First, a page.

Caterpillar Goes From Dow Top to Flop

The Takeaways From Caterpillar's Fourth-Quarter Earnings

It looks like a case of buy the rumor, sell the fact.

Caterpillar Inc. surged 70 percent last year, making it the best bet on the Dow Jones Industrial Average after Boeing Co., as investors anticipated accelerating global demand this year. But a day after the machinery giant confirmed that outlook, it’s the Dow’s worst performer, with a 2.1 percent drop on Friday.

Bullish Indicators:

  • Caterpillar reported better-than-expected sales and earnings for the fourth-quarter, and projected 2018 profit that topped analysts’ estimates
  • Through Wednesday, a day before the company’s earnings data was released, the stock was the best performer in the Dow Jones gauge the past two years
  • Improving economies from China to Latin America have lifted demand Caterpillar’s signature yellow mining and construction machines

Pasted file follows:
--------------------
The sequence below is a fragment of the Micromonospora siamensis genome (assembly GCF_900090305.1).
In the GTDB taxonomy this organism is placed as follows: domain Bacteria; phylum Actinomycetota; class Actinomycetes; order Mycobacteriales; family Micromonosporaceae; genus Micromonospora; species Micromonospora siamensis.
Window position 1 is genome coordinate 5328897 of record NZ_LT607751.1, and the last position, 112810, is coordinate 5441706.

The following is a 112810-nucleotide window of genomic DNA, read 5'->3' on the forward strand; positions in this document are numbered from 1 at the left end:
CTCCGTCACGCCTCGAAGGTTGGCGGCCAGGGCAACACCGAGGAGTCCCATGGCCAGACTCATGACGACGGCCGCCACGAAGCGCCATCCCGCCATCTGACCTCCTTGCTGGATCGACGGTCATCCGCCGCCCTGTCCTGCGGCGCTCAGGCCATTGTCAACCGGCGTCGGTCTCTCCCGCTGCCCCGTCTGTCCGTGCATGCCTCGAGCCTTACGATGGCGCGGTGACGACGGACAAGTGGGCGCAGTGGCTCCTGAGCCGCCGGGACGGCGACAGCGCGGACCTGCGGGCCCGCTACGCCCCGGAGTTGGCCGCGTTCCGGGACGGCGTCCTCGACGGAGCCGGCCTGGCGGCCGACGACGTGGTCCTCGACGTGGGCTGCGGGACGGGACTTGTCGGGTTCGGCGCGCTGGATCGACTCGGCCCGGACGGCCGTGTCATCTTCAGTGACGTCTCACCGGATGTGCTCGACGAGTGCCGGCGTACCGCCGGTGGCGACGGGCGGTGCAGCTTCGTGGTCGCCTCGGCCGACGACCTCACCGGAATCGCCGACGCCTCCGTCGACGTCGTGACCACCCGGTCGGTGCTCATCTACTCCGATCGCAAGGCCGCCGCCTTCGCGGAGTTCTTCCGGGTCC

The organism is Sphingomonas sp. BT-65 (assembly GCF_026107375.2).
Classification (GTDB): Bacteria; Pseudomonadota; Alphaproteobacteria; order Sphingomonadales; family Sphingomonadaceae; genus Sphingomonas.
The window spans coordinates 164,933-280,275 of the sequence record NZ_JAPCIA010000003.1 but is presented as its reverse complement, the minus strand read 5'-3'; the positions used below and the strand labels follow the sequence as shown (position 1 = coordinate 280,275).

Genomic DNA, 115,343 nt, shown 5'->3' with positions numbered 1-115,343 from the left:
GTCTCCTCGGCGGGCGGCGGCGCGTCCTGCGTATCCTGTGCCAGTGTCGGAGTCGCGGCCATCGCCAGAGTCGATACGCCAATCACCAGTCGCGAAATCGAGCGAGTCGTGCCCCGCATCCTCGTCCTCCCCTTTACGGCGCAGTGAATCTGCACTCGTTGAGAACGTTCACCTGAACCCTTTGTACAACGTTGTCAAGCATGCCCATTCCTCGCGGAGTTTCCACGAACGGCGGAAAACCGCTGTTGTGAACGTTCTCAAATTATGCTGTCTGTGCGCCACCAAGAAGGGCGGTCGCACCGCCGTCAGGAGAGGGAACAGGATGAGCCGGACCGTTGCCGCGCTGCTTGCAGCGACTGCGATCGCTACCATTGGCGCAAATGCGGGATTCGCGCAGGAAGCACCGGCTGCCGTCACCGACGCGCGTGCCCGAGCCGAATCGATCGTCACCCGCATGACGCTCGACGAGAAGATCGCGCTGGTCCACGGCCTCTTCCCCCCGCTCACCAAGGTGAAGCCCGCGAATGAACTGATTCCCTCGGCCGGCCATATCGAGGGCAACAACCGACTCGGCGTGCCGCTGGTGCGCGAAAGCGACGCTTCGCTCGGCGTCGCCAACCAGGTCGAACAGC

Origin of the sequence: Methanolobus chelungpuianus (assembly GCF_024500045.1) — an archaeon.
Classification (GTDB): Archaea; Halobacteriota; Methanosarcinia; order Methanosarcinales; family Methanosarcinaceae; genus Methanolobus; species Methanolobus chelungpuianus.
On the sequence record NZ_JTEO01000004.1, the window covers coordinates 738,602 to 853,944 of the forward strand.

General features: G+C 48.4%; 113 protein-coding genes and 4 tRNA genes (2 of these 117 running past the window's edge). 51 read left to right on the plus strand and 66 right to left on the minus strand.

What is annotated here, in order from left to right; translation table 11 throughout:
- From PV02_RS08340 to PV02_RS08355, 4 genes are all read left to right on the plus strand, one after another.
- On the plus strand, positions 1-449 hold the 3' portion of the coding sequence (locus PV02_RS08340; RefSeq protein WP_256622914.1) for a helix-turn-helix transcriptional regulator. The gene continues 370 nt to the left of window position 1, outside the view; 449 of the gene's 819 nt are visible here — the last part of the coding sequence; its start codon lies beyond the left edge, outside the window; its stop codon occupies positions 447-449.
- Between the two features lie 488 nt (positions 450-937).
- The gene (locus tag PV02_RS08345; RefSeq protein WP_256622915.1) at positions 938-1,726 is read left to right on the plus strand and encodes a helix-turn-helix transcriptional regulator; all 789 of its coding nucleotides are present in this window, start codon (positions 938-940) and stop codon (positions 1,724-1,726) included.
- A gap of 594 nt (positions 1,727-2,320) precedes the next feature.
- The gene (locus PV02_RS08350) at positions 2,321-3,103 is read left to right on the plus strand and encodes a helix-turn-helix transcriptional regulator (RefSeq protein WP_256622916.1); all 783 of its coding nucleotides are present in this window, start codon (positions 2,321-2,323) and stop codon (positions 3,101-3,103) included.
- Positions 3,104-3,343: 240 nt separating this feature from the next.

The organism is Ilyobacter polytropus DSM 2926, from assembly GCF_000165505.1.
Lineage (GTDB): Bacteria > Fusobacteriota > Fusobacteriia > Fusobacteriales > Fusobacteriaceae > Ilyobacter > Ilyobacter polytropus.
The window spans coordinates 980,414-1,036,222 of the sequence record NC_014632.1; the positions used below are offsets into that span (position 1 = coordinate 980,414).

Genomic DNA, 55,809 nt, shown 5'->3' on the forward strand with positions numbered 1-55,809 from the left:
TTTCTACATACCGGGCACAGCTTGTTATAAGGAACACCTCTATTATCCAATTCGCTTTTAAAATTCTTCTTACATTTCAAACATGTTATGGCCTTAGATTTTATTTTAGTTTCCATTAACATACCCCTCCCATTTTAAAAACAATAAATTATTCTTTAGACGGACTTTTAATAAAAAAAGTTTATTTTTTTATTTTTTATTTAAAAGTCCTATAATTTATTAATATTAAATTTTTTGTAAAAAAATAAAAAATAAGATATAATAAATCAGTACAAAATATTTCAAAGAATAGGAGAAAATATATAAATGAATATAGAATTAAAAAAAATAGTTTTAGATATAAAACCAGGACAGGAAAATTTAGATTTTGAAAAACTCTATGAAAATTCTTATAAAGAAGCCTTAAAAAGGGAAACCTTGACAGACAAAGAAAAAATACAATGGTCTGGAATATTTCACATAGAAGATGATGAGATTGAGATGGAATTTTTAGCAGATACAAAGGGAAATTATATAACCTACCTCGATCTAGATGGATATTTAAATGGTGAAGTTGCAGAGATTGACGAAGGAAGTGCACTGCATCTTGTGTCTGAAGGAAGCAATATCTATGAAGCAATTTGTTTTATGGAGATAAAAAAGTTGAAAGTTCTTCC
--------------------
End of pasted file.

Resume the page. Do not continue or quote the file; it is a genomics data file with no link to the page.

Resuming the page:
• Free-cash-flow growth on tax changes and strong end-market growth should provide significant opportunities for “shareholder friendly” capital allocation,” according to JPMorgan Chase & Co.

Bearish Indicators:

  • Stock traded flat on Thursday after the report; William Blair & Co. analyst Larry De Maria cites supply-chain concerns, lack of revenue guidance, high expectations, played-out catalysts, and trade and currency concerns
  • Investors appeared to struggle with whether the guidance was good enough, according to Wells Fargo Securities LLC
  • NOTE: Company said Thursday that it will no longer provides sales outlook
  • “Sequentially margins declined slightly on higher revenue, that’s never good,” Stephen Volkmann, an analyst at Jefferies LLC, said in a telephone interview. “I can understand where people start to think we’re in mid cycle”
  • “There was a run-up into the quarter and the stock has done great, so I think a lot of that tells you it was a little bit of an overbought stock,” Volkmann said
  • “When it comes to very short-term investors who position around events like quarterly earnings, sometimes it’s buy on the rumor and sell on the news,” said Matt Arnold, an analyst at Edward Jones & Co.

— With assistance by Esha Dey

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